We used to fish for small trout when we were children and as many as twenty little boys and girls gathered at Drumdaff front gate of Curley's on Sunday to learn Irish dancing from the older children...give me the old fashioned fun we had in Curley's when all we youngsters met and learnt to dance Lancers and Quadrill 8 reels. The Curley boys played the violin and taught my brother and I; it was the "Mecca" for the Digby's maids when the excuse came to draw water ... so many children meeting outside Curley's and the violin & the accordion playing.
Miss Mary knew my mother was good at her needle and often gave us left-up clothes to cut up and dress us children. There was a pretty patterned (apparently an old ball dress) one time and my mother made a frock for me out of it and a bow on my hair and then sent me to see Miss Mary to show it. Miss Mary took me in to the drawing room and gave me bread and jam and then played the piano for me. I was bewildered at the beautiful carpets, upholstered furniture and the beautiful music - all heavenly!! What a dear kind lady to be bothered amusing a little girl that I was then, No wonder all my life I cherished the memory of my dear Miss Mary.
St Patrick's Day was a red-letter day with the tenant's children. They all came to the half-door for "Patrick's Crosses", they were made of white paper cut in rounds about 3 inches across & green, gold and white ribbons placed across the centre. Miss Mary pinned one on each child's shoulder & gave them a slice of bread and jam. It was a common sight to see a couple of dozen children coming away all enjoying their bread and jam.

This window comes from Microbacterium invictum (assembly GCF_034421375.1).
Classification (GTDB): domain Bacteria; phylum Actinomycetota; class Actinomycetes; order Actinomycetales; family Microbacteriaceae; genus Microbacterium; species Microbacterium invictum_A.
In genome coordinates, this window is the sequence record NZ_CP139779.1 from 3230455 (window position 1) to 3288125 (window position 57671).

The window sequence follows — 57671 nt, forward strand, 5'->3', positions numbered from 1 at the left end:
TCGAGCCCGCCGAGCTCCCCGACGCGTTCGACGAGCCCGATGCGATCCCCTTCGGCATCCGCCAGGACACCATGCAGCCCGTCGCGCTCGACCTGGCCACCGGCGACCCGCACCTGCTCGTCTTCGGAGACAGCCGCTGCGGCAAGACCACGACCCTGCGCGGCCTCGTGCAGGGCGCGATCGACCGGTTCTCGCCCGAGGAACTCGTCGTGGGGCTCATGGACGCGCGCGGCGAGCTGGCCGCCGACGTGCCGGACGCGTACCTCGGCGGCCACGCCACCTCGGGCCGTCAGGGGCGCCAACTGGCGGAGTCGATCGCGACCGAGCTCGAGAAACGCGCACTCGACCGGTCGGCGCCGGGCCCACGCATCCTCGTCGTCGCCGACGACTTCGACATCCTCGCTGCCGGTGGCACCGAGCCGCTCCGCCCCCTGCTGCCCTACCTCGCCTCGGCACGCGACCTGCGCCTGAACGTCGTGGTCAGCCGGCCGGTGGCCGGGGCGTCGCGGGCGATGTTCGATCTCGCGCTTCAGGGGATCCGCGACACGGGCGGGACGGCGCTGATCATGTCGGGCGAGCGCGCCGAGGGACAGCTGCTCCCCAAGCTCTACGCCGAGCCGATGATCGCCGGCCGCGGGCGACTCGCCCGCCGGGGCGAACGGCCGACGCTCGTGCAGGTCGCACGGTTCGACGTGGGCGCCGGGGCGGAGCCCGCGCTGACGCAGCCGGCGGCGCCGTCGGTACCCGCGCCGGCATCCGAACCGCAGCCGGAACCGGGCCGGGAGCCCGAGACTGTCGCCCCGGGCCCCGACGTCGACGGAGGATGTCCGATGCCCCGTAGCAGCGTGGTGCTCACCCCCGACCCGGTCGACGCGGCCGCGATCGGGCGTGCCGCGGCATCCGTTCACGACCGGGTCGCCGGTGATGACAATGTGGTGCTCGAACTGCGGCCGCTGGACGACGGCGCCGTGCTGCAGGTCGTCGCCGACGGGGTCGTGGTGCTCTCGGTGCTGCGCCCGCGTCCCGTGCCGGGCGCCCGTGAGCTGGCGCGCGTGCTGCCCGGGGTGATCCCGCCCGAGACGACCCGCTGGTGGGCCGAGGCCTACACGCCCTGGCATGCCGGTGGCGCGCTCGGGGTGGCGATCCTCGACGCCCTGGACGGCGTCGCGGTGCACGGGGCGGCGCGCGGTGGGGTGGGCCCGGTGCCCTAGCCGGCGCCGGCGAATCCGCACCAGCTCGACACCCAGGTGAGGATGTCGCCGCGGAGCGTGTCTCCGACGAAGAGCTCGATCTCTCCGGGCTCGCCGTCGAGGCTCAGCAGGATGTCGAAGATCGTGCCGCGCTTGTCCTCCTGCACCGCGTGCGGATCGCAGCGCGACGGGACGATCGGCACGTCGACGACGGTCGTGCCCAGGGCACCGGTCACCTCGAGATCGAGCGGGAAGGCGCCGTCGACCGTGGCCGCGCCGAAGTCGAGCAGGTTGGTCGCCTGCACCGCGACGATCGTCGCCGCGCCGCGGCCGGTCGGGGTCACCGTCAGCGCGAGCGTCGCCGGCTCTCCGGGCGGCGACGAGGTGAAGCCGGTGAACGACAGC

Noones...Cory...Tracys, Brennans, Gilloolys, Nelson, these were all tenants, they went to Ballagh school...while our side of the estate went to Derrane school.
All this is a long story from the time we ran "barefooted" through Drumdaff fields, but we had good, industrious parents who hammered truth and honesty into our young lives.
Lizzie's life after Drumdaff
After the Digbys left I had no interest in the new man, James O'Hara who came with just a man servant. My education was poor because I had to remain at home to help my mother at the age of 13 and at 17 I was apprenticed to a Bakery and Confectionary in Kingstown (Dublin). After about 2 years there my employer told me a lady named Mary Digby had just called to see me and was told I could see no-one until I had finished work, which was about 7 hours. She left her address, 13 Waltham Terrace, Blackrock. Oh! What a thrill!! I was going to meet my beloved Miss Mary after hearing nothing of her for 7 or 8 years. Where did she get my address and where had she been?